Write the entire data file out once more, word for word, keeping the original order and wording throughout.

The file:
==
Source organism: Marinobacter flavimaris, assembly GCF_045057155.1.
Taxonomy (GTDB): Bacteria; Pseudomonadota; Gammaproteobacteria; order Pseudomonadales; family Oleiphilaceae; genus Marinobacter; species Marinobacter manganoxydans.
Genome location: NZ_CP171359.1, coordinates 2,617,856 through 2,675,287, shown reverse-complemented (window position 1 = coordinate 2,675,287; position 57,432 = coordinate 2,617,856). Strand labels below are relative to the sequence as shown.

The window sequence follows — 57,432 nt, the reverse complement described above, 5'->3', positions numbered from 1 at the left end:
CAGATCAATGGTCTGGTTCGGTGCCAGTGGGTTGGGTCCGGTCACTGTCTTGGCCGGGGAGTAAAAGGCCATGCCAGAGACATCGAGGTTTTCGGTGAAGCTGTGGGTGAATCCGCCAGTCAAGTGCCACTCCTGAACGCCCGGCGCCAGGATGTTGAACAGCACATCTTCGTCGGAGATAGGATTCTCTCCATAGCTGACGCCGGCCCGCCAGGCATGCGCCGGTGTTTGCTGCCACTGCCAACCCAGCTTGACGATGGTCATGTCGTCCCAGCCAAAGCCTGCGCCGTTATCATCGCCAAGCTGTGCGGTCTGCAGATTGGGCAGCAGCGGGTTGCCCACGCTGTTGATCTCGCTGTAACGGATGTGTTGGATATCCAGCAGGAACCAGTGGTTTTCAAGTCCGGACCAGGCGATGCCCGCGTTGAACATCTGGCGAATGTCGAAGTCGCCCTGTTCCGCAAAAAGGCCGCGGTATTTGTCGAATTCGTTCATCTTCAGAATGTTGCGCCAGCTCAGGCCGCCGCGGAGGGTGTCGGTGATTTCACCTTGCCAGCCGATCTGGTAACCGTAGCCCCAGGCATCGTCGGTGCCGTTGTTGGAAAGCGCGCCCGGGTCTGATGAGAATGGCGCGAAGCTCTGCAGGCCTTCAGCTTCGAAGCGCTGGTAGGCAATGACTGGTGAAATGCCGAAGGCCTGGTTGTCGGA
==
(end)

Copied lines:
Source organism: Marinobacter flavimaris, assembly GCF_045057155.1.
Taxonomy (GTDB): Bacteria; Pseudomonadota; Gammaproteobacteria; order Pseudomonadales; family Oleiphilaceae; genus Marinobacter; species Marinobacter manganoxydans.
Genome location: NZ_CP171359.1, coordinates 2,617,856 through 2,675,287, shown reverse-complemented (window position 1 = coordinate 2,675,287; position 57,432 = coordinate 2,617,856). Strand labels below are relative to the sequence as shown.

The window sequence follows — 57,432 nt, the reverse complement described above, 5'->3', positions numbered from 1 at the left end:
CAGATCAATGGTCTGGTTCGGTGCCAGTGGGTTGGGTCCGGTCACTGTCTTGGCCGGGGAGTAAAAGGCCATGCCAGAGACATCGAGGTTTTCGGTGAAGCTGTGGGTGAATCCGCCAGTCAAGTGCCACTCCTGAACGCCCGGCGCCAGGATGTTGAACAGCACATCTTCGTCGGAGATAGGATTCTCTCCATAGCTGACGCCGGCCCGCCAGGCATGCGCCGGTGTTTGCTGCCACTGCCAACCCAGCTTGACGATGGTCATGTCGTCCCAGCCAAAGCCTGCGCCGTTATCATCGCCAAGCTGTGCGGTCTGCAGATTGGGCAGCAGCGGGTTGCCCACGCTGTTGATCTCGCTGTAACGGATGTGTTGGATATCCAGCAGGAACCAGTGGTTTTCAAGTCCGGACCAGGCGATGCCCGCGTTGAACATCTGGCGAATGTCGAAGTCGCCCTGTTCCGCAAAAAGGCCGCGGTATTTGTCGAATTCGTTCATCTTCAGAATGTTGCGCCAGCTCAGGCCGCCGCGGAGGGTGTCGGTGATTTCACCTTGCCAGCCGATCTGGTAACCGTAGCCCCAGGCATCGTCGGTGCCGTTGTTGGAAAGCGCGCCCGGGTCTGATGAGAATGGCGCGAAGCTCTGCAGGCCTTCAGCTTCGAAGCGCTGGTAGGCAATGACTGGTGAAATGCCGAAGGCCTGGTTGTCGGA